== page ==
Prof. Knippenberg has brought our attention to the dispute initiated by Linda Hirshman on the New Republic website over John Rawls. Hirshman thinks that the publication of A Theory of Justice in 1971 explains quite a bit of the electoral difficulties liberals have faced since then. She calls the book “the touchstone for liberal political philosophy,” whose deficiencies “simply left the country to the conservatives.”
Hirshman’s detractors think that the causal link between a turgid book of political philosophy and a series of bitter election days can’t possibly be as direct and powerful as she claims. Matthew Yglesias, for example, wrote that “it’s obviously insane to blame Rawls for Democratic Party electoral defeats.” Hirshman informs TNR readers that she is “working on a much longer piece about the role of foundational philosophical beliefs in contemporary American politics,” so any judgments about her full argument, not to mention her sanity, will have to be provisional.
Pending the appearance of her longer essay, it’s worth noting that Hirshman has employed enough qualifiers to hedge her bets. No fair reading of what she has already said can ascribe to her the opinion that liberals in 1971 were poised for several more decades of political victories until A Theory of Justice showed up in bookstores and syllabi, transformed liberal thinking and rhetoric and, the next thing you know, Ronald Reagan is giving his inaugural address.
Allan Bloom’s fierce review of A Theory of Justice argued that the book didn’t transform anything because it set out to justify everything liberals were already thinking at the time. Those who turn to Rawls, Bloom said, “will be given a platform that would appeal to the typical liberal in Anglo-Saxon countries: democracy plus the welfare state - leaving open whether capitalism or socialism is the most efficient economic form (so that one need not be a cold warrior); maximum individual freedom combined with community (just what is wanted by the New Left); defenses of civil disobedience and conscientious objection (the civil rights and antiwar movements find their satisfaction under Rawls’s tent); and even a codicil that liberty may be abrogated in those places where the economic conditions do not permit of liberal democracy (thus saving the Third World nations from being called unjust). This correspondence, unique in the history of political philosophy, between what is wanted by many for current political practice and the conclusions of abstract, rigorous political philosophy would be most remarkable if one did not suspect that Rawls began from what is wanted here and now and then looked for the principles that would rationalize it.”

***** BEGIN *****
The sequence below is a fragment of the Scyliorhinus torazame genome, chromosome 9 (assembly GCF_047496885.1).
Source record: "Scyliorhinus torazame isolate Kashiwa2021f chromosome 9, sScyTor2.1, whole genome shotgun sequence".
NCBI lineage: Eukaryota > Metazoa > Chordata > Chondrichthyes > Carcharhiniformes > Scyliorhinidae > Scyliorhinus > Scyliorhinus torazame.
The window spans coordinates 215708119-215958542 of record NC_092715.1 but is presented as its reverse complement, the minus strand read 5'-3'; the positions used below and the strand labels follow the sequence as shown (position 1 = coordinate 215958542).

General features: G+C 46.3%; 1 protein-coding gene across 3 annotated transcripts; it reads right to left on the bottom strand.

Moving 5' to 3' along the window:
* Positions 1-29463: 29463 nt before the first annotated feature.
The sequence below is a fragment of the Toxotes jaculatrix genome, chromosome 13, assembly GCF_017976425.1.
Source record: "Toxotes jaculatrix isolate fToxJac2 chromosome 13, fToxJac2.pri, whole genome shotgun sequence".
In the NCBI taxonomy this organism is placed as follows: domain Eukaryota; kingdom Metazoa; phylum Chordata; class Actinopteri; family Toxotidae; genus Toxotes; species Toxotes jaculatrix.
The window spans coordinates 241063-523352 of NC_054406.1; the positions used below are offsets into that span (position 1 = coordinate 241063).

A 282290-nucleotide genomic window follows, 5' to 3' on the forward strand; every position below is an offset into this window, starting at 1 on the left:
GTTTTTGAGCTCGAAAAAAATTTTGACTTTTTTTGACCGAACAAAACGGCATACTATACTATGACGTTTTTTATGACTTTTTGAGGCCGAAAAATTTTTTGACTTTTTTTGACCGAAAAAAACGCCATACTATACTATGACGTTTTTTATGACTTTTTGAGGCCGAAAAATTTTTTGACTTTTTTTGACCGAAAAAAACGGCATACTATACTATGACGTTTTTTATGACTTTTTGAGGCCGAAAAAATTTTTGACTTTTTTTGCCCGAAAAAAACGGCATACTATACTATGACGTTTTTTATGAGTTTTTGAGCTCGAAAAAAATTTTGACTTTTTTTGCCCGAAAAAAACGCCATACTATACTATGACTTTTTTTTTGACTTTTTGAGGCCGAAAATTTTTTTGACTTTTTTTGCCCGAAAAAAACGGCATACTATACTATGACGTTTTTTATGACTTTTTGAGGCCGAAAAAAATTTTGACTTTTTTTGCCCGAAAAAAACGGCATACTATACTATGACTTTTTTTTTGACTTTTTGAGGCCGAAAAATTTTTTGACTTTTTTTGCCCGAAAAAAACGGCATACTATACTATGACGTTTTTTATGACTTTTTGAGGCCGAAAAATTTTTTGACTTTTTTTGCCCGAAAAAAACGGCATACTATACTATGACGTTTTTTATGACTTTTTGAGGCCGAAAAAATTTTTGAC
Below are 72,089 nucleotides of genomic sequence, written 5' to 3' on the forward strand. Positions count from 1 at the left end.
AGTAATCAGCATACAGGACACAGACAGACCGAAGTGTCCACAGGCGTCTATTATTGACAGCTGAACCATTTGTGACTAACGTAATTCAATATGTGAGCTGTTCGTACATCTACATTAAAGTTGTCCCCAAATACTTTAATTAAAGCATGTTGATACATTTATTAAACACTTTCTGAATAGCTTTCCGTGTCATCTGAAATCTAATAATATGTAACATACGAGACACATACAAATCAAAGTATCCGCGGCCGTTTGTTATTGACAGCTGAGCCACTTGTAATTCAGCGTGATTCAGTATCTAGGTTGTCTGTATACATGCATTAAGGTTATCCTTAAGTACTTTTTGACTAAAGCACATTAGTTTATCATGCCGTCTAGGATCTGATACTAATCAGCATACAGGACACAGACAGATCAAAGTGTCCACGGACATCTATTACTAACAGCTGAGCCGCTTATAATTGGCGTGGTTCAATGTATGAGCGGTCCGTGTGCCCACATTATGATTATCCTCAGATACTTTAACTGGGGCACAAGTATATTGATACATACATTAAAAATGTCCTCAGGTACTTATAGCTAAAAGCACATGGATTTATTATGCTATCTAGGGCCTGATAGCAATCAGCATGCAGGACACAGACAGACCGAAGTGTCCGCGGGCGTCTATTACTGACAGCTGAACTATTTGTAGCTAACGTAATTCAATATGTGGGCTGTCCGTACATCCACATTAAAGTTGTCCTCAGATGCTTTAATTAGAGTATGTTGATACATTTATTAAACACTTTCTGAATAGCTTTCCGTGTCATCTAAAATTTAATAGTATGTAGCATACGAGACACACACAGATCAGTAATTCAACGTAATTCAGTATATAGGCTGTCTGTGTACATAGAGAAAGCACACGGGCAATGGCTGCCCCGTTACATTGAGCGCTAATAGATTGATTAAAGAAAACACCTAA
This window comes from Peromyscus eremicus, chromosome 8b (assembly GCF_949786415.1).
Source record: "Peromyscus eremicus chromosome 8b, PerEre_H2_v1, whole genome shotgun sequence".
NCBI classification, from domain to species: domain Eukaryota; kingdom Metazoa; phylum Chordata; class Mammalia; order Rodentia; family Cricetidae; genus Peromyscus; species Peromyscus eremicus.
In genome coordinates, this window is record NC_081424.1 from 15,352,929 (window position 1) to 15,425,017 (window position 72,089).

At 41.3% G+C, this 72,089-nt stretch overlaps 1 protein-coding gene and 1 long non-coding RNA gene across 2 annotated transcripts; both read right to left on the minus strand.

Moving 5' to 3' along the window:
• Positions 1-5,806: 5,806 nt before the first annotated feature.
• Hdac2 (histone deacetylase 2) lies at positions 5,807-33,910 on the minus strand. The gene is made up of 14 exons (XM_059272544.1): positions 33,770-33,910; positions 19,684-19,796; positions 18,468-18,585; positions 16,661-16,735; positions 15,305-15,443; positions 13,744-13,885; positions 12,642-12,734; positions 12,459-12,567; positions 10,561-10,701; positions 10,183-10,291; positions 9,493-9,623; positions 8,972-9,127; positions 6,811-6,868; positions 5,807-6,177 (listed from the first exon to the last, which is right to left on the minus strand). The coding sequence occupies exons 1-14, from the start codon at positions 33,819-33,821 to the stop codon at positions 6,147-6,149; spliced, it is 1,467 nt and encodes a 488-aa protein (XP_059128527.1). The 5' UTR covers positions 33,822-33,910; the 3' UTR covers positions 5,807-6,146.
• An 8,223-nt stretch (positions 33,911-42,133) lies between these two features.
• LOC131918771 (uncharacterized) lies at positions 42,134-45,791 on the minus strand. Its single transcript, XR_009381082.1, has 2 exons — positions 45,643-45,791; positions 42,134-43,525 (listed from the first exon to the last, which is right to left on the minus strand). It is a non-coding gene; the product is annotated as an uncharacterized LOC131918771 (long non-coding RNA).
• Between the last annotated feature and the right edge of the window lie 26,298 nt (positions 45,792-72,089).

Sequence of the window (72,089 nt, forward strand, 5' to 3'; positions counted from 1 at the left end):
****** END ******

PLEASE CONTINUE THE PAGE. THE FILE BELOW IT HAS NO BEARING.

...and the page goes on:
In other words, the political content and the political fortunes of liberalism over the final third of the 20th century would have been exactly the same if John Rawls had been a shoe salesman instead of a philosophy professor. A Theory of Justice supplied syllogisms and footnotes for an ideology without changing its meaning. It’s the academic-press analog to The Greening of America, by Charles Reich, a book that is to political discourse what the lava lamp is to interior decorating. Reich’s book, published in 1970, captured the sensibility of the American left a little too well. The book went from being a best-selling phenomenon to a joke within the year, as liberals decided that an author who could write about the spiritually uplifting qualities of bell-bottom jeans might not be all that useful as a public intellectual.